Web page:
Colonization, also known as colonialism, is the occupation and control of a weaker people by a more powerful nation. Colonization is closely tied to imperialism. Colonialism is not practiced today because it is widely viewed as an evil and immoral policy. After the colonization of the Americas by the Spanish, ninety percent of the Native America population died. In the late nineteenth-century Congo, millions were killed by King Leopold II's harsh rule. Japan's brutal colonization of Korea (1910–1945) is still remembered by Koreans. Although traditional colonialism no longer exists, neocolonialism is still practiced by stronger nations.
Colonization began in ancient times. The Phoenicians established colonies in the Mediterranean. Alexander the Great established Greek colonies in central Asia. The Romans were the leading colonizers of ancient times, and their empire lasted for centuries.
The Age of Exploration, carried out by European nations, led to the establishment of colonial empires throughout the globe. Its first wave was led by Portugal and Spain. A second wave saw England, France, and Holland establish colonies. Sweden tried to colonize part of North America, but it failed.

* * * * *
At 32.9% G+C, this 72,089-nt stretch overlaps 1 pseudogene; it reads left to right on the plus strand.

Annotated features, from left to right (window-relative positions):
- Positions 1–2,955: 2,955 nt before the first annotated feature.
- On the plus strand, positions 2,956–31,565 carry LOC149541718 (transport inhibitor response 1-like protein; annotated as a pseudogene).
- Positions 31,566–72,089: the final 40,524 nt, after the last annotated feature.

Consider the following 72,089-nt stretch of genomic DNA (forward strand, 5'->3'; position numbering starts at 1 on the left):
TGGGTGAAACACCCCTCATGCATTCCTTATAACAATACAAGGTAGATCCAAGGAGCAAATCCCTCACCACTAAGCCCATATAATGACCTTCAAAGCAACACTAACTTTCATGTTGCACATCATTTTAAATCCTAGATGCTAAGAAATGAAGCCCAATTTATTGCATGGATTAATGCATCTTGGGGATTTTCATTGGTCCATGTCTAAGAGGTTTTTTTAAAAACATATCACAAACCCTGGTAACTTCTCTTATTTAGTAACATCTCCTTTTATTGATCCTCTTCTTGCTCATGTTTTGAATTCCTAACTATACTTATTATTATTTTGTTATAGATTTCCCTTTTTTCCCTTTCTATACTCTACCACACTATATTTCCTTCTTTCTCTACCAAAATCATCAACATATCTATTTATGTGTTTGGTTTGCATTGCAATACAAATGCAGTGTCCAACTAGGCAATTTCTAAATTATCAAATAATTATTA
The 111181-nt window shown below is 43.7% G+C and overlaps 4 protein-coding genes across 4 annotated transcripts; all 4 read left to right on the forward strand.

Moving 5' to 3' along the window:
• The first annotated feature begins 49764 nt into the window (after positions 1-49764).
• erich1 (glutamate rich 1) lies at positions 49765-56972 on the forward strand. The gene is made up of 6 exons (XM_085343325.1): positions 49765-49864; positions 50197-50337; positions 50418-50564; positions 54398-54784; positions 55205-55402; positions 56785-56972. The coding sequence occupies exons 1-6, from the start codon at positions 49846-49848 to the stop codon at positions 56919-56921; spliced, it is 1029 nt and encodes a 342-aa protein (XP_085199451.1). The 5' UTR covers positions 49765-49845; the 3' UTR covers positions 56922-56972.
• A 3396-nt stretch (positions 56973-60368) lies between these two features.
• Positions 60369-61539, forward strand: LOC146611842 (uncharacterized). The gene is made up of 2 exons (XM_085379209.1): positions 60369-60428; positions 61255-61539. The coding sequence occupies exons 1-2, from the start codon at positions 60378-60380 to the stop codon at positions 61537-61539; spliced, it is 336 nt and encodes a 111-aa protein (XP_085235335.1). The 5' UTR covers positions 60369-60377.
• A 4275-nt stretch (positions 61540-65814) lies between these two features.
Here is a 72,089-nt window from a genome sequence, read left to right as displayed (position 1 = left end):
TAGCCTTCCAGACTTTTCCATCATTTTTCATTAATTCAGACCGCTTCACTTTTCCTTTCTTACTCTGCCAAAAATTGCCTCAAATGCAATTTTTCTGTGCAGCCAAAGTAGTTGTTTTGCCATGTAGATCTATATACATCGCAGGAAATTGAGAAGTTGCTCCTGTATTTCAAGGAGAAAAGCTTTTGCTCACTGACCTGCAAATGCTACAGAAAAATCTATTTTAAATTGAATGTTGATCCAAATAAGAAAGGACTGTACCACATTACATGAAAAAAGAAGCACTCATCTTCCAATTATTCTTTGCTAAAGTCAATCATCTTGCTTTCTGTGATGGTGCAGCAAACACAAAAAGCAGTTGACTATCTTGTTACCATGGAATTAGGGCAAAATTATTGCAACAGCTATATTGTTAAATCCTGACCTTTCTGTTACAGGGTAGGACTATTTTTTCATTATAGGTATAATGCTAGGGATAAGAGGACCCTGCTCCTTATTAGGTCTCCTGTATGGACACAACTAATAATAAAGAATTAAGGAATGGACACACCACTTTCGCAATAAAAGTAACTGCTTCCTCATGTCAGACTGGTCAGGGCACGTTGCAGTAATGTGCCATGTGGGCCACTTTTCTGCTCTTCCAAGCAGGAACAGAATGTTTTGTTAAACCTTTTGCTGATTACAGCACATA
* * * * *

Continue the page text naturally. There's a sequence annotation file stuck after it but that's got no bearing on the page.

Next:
Most of the people of the Americas revolted against colonization in the late eighteenth and early nineteenth century.
In the late nineteenth century, colonization flourished as European nations carved up Africa. Asia was also the victim of European imperialism, and Japan became an imperialist nation, too.
Colonialism ended after World War II (1939–1945). Japan had to give up its colonies after its defeat in WWII. Britain, France, Holland, and Portugal lost their empires.